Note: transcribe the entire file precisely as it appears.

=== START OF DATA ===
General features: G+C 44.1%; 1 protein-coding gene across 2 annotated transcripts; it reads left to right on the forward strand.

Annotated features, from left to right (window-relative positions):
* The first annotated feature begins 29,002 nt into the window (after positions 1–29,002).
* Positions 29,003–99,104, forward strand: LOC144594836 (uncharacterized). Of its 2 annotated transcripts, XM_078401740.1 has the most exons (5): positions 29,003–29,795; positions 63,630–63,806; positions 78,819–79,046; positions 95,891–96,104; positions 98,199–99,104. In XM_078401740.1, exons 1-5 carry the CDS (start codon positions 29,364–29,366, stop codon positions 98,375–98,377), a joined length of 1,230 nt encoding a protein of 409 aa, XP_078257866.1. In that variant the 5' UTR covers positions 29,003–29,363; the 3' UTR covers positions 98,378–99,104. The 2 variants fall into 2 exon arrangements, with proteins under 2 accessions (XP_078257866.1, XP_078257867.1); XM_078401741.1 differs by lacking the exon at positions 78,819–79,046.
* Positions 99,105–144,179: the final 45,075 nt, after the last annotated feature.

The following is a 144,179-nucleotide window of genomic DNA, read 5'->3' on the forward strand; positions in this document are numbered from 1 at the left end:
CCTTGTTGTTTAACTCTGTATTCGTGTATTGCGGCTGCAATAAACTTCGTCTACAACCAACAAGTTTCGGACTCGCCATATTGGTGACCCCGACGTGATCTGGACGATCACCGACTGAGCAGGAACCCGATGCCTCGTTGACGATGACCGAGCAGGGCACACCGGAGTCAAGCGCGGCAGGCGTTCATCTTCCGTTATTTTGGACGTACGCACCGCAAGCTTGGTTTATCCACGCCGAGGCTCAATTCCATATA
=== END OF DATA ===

General features: G+C 44.1%; 1 protein-coding gene across 2 annotated transcripts; it reads left to right on the forward strand.

Annotated features, from left to right (window-relative positions):
* The first annotated feature begins 29,002 nt into the window (after positions 1–29,002).
* Positions 29,003–99,104, forward strand: LOC144594836 (uncharacterized). Of its 2 annotated transcripts, XM_078401740.1 has the most exons (5): positions 29,003–29,795; positions 63,630–63,806; positions 78,819–79,046; positions 95,891–96,104; positions 98,199–99,104. In XM_078401740.1, exons 1-5 carry the CDS (start codon positions 29,364–29,366, stop codon positions 98,375–98,377), a joined length of 1,230 nt encoding a protein of 409 aa, XP_078257866.1. In that variant the 5' UTR covers positions 29,003–29,363; the 3' UTR covers positions 98,378–99,104. The 2 variants fall into 2 exon arrangements, with proteins under 2 accessions (XP_078257866.1, XP_078257867.1); XM_078401741.1 differs by lacking the exon at positions 78,819–79,046.
* Positions 99,105–144,179: the final 45,075 nt, after the last annotated feature.

The following is a 144,179-nucleotide window of genomic DNA, read 5'->3' on the forward strand; positions in this document are numbered from 1 at the left end:
CCTTGTTGTTTAACTCTGTATTCGTGTATTGCGGCTGCAATAAACTTCGTCTACAACCAACAAGTTTCGGACTCGCCATATTGGTGACCCCGACGTGATCTGGACGATCACCGACTGAGCAGGAACCCGATGCCTCGTTGACGATGACCGAGCAGGGCACACCGGAGTCAAGCGCGGCAGGCGTTCATCTTCCGTTATTTTGGACGTACGCACCGCAAGCTTGGTTTATCCACGCCGAGGCTCAATTCCATATA